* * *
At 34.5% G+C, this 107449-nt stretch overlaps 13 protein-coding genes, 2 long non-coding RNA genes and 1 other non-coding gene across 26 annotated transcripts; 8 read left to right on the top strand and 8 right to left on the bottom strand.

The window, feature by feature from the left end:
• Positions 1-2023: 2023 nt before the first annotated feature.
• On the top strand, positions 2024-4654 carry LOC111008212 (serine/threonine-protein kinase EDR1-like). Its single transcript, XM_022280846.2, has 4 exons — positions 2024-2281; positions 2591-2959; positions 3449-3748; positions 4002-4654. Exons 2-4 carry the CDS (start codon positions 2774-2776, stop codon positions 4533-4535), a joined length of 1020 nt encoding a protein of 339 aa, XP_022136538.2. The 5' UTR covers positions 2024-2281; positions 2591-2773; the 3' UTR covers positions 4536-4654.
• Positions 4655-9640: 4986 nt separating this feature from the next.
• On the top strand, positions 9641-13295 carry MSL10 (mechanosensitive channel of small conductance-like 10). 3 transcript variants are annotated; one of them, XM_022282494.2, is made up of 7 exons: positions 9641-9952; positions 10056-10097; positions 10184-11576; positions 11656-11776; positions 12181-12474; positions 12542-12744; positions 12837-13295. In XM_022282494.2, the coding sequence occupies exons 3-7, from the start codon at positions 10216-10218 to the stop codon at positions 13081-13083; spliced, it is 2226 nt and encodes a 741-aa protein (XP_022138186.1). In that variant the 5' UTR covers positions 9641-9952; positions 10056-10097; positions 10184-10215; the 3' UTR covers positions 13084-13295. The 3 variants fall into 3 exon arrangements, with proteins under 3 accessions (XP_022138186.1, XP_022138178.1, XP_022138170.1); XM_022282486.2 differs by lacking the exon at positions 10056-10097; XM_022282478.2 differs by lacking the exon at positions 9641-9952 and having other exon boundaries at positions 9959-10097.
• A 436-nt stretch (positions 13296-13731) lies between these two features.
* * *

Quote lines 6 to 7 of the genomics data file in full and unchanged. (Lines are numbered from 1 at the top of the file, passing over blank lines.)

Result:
• On the top strand, positions 9641-13295 carry MSL10 (mechanosensitive channel of small conductance-like 10). 3 transcript variants are annotated; one of them, XM_022282494.2, is made up of 7 exons: positions 9641-9952; positions 10056-10097; positions 10184-11576; positions 11656-11776; positions 12181-12474; positions 12542-12744; positions 12837-13295. In XM_022282494.2, the coding sequence occupies exons 3-7, from the start codon at positions 10216-10218 to the stop codon at positions 13081-13083; spliced, it is 2226 nt and encodes a 741-aa protein (XP_022138186.1). In that variant the 5' UTR covers positions 9641-9952; positions 10056-10097; positions 10184-10215; the 3' UTR covers positions 13084-13295. The 3 variants fall into 3 exon arrangements, with proteins under 3 accessions (XP_022138186.1, XP_022138178.1, XP_022138170.1); XM_022282486.2 differs by lacking the exon at positions 10056-10097; XM_022282478.2 differs by lacking the exon at positions 9641-9952 and having other exon boundaries at positions 9959-10097.
• A 436-nt stretch (positions 13296-13731) lies between these two features.